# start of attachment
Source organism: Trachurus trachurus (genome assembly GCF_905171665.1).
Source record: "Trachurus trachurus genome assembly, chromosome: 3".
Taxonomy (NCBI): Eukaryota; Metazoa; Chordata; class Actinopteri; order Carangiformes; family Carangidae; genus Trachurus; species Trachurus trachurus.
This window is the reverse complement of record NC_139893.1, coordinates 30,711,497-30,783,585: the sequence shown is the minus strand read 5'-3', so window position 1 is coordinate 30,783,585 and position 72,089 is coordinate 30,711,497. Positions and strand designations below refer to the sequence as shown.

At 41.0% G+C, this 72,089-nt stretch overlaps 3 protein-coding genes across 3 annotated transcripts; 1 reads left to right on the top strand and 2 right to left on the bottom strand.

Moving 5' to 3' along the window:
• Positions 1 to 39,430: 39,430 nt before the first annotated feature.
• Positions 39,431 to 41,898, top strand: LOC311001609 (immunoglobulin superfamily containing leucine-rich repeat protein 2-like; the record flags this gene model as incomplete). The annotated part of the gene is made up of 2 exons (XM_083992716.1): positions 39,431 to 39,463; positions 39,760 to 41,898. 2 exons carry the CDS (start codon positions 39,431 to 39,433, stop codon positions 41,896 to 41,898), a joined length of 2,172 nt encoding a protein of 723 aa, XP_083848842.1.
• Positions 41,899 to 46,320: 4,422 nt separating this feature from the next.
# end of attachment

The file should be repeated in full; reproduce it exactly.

Source organism: Trachurus trachurus (genome assembly GCF_905171665.1).
Source record: "Trachurus trachurus genome assembly, chromosome: 3".
Taxonomy (NCBI): Eukaryota; Metazoa; Chordata; class Actinopteri; order Carangiformes; family Carangidae; genus Trachurus; species Trachurus trachurus.
This window is the reverse complement of record NC_139893.1, coordinates 30,711,497-30,783,585: the sequence shown is the minus strand read 5'-3', so window position 1 is coordinate 30,783,585 and position 72,089 is coordinate 30,711,497. Positions and strand designations below refer to the sequence as shown.

At 41.0% G+C, this 72,089-nt stretch overlaps 3 protein-coding genes across 3 annotated transcripts; 1 reads left to right on the top strand and 2 right to left on the bottom strand.

Moving 5' to 3' along the window:
• Positions 1 to 39,430: 39,430 nt before the first annotated feature.
• Positions 39,431 to 41,898, top strand: LOC311001609 (immunoglobulin superfamily containing leucine-rich repeat protein 2-like; the record flags this gene model as incomplete). The annotated part of the gene is made up of 2 exons (XM_083992716.1): positions 39,431 to 39,463; positions 39,760 to 41,898. 2 exons carry the CDS (start codon positions 39,431 to 39,433, stop codon positions 41,896 to 41,898), a joined length of 2,172 nt encoding a protein of 723 aa, XP_083848842.1.
• Positions 41,899 to 46,320: 4,422 nt separating this feature from the next.